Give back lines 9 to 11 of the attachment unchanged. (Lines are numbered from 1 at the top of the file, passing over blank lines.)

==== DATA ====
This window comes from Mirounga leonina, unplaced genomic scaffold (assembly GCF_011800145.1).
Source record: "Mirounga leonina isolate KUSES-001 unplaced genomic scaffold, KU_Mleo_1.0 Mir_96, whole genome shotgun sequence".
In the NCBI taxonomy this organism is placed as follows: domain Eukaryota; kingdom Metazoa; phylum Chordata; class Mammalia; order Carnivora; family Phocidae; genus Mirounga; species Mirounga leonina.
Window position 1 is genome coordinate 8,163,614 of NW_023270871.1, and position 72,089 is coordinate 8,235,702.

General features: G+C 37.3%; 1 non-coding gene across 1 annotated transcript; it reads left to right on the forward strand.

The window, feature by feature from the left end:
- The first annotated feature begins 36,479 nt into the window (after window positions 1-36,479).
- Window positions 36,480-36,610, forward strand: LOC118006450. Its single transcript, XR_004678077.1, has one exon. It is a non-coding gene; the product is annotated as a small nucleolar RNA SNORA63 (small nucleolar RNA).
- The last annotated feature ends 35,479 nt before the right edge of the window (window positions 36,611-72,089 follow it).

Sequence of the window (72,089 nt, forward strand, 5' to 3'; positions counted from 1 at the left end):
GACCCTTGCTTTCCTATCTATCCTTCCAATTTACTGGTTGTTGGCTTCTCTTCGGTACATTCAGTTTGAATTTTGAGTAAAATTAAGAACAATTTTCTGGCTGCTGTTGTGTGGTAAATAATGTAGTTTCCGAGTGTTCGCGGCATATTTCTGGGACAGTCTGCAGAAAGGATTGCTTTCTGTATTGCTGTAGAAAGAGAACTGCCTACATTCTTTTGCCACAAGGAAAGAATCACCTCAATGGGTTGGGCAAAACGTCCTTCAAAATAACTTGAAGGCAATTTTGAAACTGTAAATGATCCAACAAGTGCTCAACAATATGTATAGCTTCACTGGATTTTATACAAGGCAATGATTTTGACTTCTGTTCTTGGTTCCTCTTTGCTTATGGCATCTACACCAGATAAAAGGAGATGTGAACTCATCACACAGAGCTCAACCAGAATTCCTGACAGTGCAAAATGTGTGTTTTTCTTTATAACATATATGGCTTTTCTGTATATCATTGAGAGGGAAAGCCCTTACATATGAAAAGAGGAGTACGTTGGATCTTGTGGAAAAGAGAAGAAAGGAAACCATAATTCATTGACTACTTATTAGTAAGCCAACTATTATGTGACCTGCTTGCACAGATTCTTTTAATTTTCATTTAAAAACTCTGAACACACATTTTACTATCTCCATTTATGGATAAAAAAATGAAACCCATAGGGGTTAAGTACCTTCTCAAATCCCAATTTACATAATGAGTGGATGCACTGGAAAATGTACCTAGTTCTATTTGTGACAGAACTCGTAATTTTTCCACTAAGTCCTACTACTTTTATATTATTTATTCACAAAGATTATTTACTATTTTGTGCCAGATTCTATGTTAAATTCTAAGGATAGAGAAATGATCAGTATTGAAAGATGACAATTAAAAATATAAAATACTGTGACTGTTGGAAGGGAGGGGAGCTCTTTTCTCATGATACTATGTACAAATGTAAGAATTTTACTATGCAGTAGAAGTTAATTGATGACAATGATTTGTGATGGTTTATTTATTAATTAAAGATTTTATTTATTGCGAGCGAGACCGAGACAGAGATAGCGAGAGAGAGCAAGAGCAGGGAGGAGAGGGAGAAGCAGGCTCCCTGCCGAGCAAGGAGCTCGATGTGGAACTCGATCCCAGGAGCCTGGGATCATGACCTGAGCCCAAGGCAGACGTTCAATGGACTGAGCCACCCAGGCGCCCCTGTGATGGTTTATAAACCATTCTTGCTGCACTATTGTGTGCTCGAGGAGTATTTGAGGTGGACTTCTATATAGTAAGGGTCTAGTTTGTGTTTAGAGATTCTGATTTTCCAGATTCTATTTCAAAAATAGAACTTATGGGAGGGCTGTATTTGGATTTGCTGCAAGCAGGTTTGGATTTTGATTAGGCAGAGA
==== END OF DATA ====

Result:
- The last annotated feature ends 35,479 nt before the right edge of the window (window positions 36,611-72,089 follow it).

Sequence of the window (72,089 nt, forward strand, 5' to 3'; positions counted from 1 at the left end):
GACCCTTGCTTTCCTATCTATCCTTCCAATTTACTGGTTGTTGGCTTCTCTTCGGTACATTCAGTTTGAATTTTGAGTAAAATTAAGAACAATTTTCTGGCTGCTGTTGTGTGGTAAATAATGTAGTTTCCGAGTGTTCGCGGCATATTTCTGGGACAGTCTGCAGAAAGGATTGCTTTCTGTATTGCTGTAGAAAGAGAACTGCCTACATTCTTTTGCCACAAGGAAAGAATCACCTCAATGGGTTGGGCAAAACGTCCTTCAAAATAACTTGAAGGCAATTTTGAAACTGTAAATGATCCAACAAGTGCTCAACAATATGTATAGCTTCACTGGATTTTATACAAGGCAATGATTTTGACTTCTGTTCTTGGTTCCTCTTTGCTTATGGCATCTACACCAGATAAAAGGAGATGTGAACTCATCACACAGAGCTCAACCAGAATTCCTGACAGTGCAAAATGTGTGTTTTTCTTTATAACATATATGGCTTTTCTGTATATCATTGAGAGGGAAAGCCCTTACATATGAAAAGAGGAGTACGTTGGATCTTGTGGAAAAGAGAAGAAAGGAAACCATAATTCATTGACTACTTATTAGTAAGCCAACTATTATGTGACCTGCTTGCACAGATTCTTTTAATTTTCATTTAAAAACTCTGAACACACATTTTACTATCTCCATTTATGGATAAAAAAATGAAACCCATAGGGGTTAAGTACCTTCTCAAATCCCAATTTACATAATGAGTGGATGCACTGGAAAATGTACCTAGTTCTATTTGTGACAGAACTCGTAATTTTTCCACTAAGTCCTACTACTTTTATATTATTTATTCACAAAGATTATTTACTATTTTGTGCCAGATTCTATGTTAAATTCTAAGGATAGAGAAATGATCAGTATTGAAAGATGACAATTAAAAATATAAAATACTGTGACTGTTGGAAGGGAGGGGAGCTCTTTTCTCATGATACTATGTACAAATGTAAGAATTTTACTATGCAGTAGAAGTTAATTGATGACAATGATTTGTGATGGTTTATTTATTAATTAAAGATTTTATTTATTGCGAGCGAGACCGAGACAGAGATAGCGAGAGAGAGCAAGAGCAGGGAGGAGAGGGAGAAGCAGGCTCCCTGCCGAGCAAGGAGCTCGATGTGGAACTCGATCCCAGGAGCCTGGGATCATGACCTGAGCCCAAGGCAGACGTTCAATGGACTGAGCCACCCAGGCGCCCCTGTGATGGTTTATAAACCATTCTTGCTGCACTATTGTGTGCTCGAGGAGTATTTGAGGTGGACTTCTATATAGTAAGGGTCTAGTTTGTGTTTAGAGATTCTGATTTTCCAGATTCTATTTCAAAAATAGAACTTATGGGAGGGCTGTATTTGGATTTGCTGCAAGCAGGTTTGGATTTTGATTAGGCAGAGA